Not to be out done, I walked to the dollar store next door to the auto parts shop, where I found these beauties for 1$ each. A Trisonic 3 LED Push Light; batteries not included. I bought three, driver/passenger map light and cargo area hence, the $3. In case you were wondering, the text on the bottom front says "To uplift our character, begin with cultivating peace in mind, body, family, and activity.".
And on the back, the text "Cultivate a big heart-but a small ego", let me know these were the right bit of kit for the job because, that is exactly what I was trying to do. No, this project wasn't "X to the Z" pimping any rides. And, my car is neither empirically "faster" nor, objectively, more "furious" because of this upgrade. Just humble LED's helping electrons change orbitals to emit photons for me to read maps by.
This is what I found inside. 3 LED's, a switch and a single resistor.
And just what do we have here? The good people of Trisonic have designed their circuit to have the LED's in parallel. This works for the design specifications of the product they made but it is not helpful to me so I first desoldered all of the components. Then, I cut through two of the PCB traces to allow me to solder the LED's back in place in series instead of parallel.
While the LED's were desoldered from the board I wired one of them up to a 9v battery through a 1k0 resistor. Measuring the voltage across the LED I got a forward voltage Vf=2.8v. Previously, I had measured the current of all three LED's together to be 130mA before taking this thing apart so, I know each LED can handle at least ~43mA. To select my current limiting resistor for the series LED's I have ((14vBatt-(2.8*3))/40mA = 140R or standard value 150R for 37mA. Power dissipation 0.207W so, a 1/4 Watt resistor is fine.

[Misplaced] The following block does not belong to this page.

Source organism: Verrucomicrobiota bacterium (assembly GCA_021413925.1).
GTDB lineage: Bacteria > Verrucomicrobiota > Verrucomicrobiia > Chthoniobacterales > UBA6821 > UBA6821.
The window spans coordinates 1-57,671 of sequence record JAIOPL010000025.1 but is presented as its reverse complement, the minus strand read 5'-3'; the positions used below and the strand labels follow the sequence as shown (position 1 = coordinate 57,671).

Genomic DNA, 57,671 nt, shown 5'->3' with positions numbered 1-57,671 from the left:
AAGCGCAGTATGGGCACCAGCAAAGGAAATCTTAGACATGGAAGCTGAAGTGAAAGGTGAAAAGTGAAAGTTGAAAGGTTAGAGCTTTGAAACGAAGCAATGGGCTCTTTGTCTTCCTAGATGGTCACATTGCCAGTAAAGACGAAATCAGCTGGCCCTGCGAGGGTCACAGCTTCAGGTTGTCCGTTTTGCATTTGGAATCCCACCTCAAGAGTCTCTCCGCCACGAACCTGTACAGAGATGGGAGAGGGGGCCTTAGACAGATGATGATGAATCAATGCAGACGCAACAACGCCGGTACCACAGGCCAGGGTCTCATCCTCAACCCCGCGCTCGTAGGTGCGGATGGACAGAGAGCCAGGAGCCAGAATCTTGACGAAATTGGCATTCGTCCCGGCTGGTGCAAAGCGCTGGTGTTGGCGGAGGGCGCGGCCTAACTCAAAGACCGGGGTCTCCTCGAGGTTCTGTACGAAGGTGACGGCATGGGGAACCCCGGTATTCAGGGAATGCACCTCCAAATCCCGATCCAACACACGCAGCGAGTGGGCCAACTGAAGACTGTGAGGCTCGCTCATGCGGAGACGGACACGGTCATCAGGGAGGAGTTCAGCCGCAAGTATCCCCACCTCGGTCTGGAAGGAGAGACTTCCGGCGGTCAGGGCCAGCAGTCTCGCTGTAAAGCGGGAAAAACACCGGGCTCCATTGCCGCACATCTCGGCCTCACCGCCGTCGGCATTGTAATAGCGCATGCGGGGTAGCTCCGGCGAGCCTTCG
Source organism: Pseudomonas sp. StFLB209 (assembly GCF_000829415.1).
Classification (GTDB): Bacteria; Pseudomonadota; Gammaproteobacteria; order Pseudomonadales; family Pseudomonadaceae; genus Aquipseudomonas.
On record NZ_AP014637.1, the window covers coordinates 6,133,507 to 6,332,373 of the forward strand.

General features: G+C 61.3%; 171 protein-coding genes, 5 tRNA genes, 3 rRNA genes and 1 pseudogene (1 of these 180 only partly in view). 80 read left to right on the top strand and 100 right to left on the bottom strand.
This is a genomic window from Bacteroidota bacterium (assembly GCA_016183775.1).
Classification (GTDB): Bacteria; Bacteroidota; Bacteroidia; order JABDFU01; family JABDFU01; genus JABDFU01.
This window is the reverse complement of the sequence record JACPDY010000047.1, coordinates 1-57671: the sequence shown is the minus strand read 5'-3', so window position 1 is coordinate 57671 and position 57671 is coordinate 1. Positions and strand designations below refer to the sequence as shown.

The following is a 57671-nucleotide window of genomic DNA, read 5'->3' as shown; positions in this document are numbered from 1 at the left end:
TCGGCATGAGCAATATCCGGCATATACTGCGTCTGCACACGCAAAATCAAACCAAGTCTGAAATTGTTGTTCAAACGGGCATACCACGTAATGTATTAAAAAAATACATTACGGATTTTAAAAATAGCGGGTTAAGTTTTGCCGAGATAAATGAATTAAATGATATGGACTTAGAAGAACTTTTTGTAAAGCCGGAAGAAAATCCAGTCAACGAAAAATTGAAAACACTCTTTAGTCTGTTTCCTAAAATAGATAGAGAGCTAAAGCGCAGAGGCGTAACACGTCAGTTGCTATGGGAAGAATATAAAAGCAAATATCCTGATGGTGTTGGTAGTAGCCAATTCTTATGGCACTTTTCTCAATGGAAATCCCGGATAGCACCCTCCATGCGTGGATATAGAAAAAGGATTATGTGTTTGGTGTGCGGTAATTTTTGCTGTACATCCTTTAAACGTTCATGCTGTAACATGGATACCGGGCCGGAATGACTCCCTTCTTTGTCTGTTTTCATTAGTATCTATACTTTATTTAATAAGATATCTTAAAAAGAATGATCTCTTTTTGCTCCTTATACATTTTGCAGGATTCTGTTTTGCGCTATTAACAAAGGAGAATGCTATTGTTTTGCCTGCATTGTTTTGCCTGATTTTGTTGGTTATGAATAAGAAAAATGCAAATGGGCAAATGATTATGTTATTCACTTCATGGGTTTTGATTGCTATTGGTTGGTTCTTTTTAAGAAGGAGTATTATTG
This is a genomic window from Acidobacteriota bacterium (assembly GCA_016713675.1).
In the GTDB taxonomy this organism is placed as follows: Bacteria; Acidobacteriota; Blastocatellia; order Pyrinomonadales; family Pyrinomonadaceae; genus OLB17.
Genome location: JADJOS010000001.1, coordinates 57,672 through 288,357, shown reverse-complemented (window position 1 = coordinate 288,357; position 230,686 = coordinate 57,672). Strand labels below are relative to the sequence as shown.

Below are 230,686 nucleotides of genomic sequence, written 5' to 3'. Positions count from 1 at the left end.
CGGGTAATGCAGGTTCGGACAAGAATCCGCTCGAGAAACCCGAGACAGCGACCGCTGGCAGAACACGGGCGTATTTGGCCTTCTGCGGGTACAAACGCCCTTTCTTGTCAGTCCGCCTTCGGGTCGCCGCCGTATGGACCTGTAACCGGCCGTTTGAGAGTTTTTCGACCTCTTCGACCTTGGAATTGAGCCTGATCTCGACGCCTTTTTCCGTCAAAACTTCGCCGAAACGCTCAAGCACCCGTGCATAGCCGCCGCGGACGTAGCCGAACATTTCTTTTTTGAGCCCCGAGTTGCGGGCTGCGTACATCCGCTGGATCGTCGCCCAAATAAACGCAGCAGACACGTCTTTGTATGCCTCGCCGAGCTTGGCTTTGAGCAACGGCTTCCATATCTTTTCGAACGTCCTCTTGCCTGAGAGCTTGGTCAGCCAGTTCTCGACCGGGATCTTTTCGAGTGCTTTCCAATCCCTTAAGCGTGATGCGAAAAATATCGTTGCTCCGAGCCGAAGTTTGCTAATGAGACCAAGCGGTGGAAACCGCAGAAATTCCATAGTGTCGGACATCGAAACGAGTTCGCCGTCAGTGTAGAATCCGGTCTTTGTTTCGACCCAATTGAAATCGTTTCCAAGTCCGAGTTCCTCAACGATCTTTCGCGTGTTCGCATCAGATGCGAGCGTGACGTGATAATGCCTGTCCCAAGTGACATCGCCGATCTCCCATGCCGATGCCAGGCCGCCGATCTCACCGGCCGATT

Here, Vbatt = 14v because the car's 12v system operates around 13v with the car running at idle and peaks up to ~14v when the RPM of the alternator increases. 14v is kind of a design for "worst case" scenario with lower battery voltages resulting in LED operation towards safer limits.
Here you can see the LED's soldered in the new series configuration and current limiting resistor in place. In series, the LED's are hooked up anode to cathode of each other with a current limiting resistor on one end, the negative side of 12v in my case.
Here you can see the LED PCB hot glued into place in the light reflector housing. You can also see the PCB traces I cut to allow the parallel/series modification. The +/- 12v (nominal) power leads on the LED board are soldered to the wires that used to deliver battery voltage to the incandescent bulb. The connector for the original lamp was left in place electrically and solder joints were insulated against short circuits.
A side by side comparison shows the difference in color of the LED's on the left and the incandescent bulb on the right. The LED's are equally as bright and diffuse quite well so there is no "hot spot" of light. I will perform the same LED retrofit to the right side of the light housing next.
This was a fun afternoon project and I am pleased with the results. Average prices for ready made LED replacement bulbs for this style holder seem to be $15 x 3 lights = $45. The method outlined above came in at ~$3 total.